According to the inclusion criteria and exclusion criteria, 24 patients with migraine and 26 healthy controls were included in this study. Table 1 summarized the demographic characteristics and clinical data of all subjects. We found that there were no significant differences in age, sex, time of education, SAS scores, SDS scores, MMSE scores and the Jenkinson FD between the two groups(P > 0.05). The individual characteristics of the migraine patients are shown in S.Table 1.
Temporal dynamics of EEG microstates
Through K-means cluster analysis, migraine patients and healthy controls finally got four microstates, which were marked as A, B, C and D (Fig. 1). By using the method of two-sample t-test, the microstate coverage, occurrence per second, duration, and microstate transition probabilities between the patient group and the control group were compared.
Compared with the control group, the coverage (P < 0.001, t = 4.783, Cohen’s d = 1.377), occurrence per second (P < 0.001, t = 4.721, Cohen’s d = 1.336), duration (P < 0.001, t = 4.429, Cohen’s d = 1.281) of microstate B (MsB) increased in migraine patients, while the coverage (P < 0.001, t = -6.981, Cohen’s d = -1.958), occurrence per second (P < 0.001, t = -6.001, Cohen’s d = -1.743), duration (P < 0.001, t = -5.941, Cohen’s d = -1.633) of microstate D (MsD) decreased compared with the healthy group. There was no significant difference in the change of microstate A (MsA) and microstate C (MsC) between the two groups(Fig. 1). Compared with the HC group, the bidirectional conversion rate between MsA and MsB, MsB and MsC were increased, the bidirectional transition probability between MsC and MsD decreased, the transition from MsB to MsD decreased in migraine group, while MsD transferred more easily to MsB (P < 0.05). There was no significant change in the transfer probability between MsA and MsC (P > 0.05) (Fig. 2).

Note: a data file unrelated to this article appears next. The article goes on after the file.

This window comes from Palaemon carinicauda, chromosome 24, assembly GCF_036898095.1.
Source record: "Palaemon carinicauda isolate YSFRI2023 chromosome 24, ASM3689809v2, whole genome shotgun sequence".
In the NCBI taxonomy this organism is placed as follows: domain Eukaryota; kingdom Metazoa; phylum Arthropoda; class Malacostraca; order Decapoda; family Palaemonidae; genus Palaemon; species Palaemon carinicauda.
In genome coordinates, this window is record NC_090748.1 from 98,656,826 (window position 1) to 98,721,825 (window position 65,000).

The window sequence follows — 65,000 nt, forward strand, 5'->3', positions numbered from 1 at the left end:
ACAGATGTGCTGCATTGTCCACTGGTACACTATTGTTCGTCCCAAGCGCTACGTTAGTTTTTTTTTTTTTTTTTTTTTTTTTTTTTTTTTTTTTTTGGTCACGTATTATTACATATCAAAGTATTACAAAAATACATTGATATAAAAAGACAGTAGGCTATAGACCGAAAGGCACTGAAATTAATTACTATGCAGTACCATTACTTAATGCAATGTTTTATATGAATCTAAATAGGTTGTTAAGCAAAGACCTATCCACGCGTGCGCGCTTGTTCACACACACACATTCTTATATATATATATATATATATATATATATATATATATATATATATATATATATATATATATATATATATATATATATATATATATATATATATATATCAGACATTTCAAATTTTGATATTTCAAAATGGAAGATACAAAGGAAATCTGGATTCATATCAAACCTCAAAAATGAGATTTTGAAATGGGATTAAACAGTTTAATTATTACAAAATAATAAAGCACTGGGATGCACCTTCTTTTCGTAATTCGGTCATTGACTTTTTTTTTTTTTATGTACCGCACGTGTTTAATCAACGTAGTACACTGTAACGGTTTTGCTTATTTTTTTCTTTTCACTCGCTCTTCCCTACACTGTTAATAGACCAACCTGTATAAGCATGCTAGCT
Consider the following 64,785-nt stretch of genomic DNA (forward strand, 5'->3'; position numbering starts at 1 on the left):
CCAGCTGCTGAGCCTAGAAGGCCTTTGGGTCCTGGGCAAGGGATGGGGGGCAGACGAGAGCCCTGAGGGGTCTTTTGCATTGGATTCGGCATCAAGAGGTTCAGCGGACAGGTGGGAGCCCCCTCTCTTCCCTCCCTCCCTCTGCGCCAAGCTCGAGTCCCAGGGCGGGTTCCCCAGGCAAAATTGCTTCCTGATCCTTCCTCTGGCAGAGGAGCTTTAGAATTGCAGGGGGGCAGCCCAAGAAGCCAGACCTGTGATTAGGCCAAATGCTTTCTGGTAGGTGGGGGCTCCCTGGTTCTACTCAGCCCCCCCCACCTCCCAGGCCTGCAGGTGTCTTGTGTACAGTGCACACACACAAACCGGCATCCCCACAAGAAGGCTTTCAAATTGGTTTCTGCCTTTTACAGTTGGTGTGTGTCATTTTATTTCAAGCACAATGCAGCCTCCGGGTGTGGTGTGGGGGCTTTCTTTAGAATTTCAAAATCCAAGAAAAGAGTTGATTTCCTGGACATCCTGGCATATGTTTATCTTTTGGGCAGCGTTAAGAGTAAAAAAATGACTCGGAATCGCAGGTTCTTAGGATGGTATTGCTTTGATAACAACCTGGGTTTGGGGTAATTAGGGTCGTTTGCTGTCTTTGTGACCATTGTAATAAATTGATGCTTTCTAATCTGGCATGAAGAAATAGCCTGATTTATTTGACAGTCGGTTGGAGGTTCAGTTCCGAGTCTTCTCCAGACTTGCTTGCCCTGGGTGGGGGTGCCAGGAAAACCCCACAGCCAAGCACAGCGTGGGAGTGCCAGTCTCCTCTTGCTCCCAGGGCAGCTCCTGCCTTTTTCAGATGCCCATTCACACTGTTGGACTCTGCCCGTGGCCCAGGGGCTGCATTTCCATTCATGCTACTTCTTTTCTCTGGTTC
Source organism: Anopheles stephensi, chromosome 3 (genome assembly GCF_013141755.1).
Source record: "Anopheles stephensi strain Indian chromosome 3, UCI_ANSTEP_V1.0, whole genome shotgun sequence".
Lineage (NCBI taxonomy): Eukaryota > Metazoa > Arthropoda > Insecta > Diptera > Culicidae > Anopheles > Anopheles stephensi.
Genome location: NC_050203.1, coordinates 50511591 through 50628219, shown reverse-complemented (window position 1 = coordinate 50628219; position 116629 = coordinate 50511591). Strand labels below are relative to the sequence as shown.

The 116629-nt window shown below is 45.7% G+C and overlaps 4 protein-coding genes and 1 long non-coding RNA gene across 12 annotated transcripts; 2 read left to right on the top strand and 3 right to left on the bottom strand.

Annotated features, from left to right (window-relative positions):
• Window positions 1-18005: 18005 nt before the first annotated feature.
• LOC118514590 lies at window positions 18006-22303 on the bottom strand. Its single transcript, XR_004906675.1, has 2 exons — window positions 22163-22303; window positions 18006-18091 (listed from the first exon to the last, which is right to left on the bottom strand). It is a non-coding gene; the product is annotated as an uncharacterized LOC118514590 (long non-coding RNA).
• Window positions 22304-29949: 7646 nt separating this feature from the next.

Source localization of microstates
The cortical localization of the electrical activity of neurons in four microstates in migraine patients and healthy controls was performed by eLORETA. The specific localization map is shown in Fig. 3.
The localization according to the MNI peak coordinates is as follows: migraine patient group (from MsA to MsD): Cingulate Gyrus (BA31), Precuneus (BA7), Medial Frontal Gyrus (BA11), Lingual Gyrus (BA18); healthy controls group (from MsA to MsD): Medial Frontal Gyrus (BA11), Precuneus (BA7), Cingulate Gyrus (BA31), Lingual Gyrus (BA18).
The changes of intra- and inter-network FC of two groups
After preprocessing the fMRI data, the time series of schaefer 400 ROIs in 7 networks of the subjects were extracted. The average intra- and inter-network connections of the functional networks of the patient group and the HC group were calculated. Compared with HC group, the connection in the ECN in the migraine group was weaker (P < 0.05, t = -2.363, d = -0.657), and the functional connection between the dorsal attention network (DAN) and the ECN was decreased (P < 0.05, t = -5.941, d = -1.633) (Fig. 4). The FCs within and between other networks did not change significantly (P > 0.05).
Correlation between Ms and MIDAS
MIDAS was positively correlated with the coverage (r = 0.483) and duration (r = 0.569) of MsC in the patient group, negatively correlated with the occurrence per second of MsA (r = 0.518), and positively correlated with the transfer probability of MsA (r = 0.412) and MsB (r = 0.459) to MsC (Fig. 5).
Correlation between intra-, inter-network FC and MIDAS
It was found that there was a negative correlation between the connection intensity of intra-DMN and MIDAS (r = 0.437). The connection between DMN and ECN was positively correlated with MIDAS (r = 0.531). The FC between DAN and limbic network (r = -0.489), ECN and VN (r =—0.468), ECN and limbic network (r = -0.634), VN and limbic network (r = -0.571) were negatively correlated with MIDAS. (Fig. 6).
Correlation between intra- and internetwork FC and Ms of patient group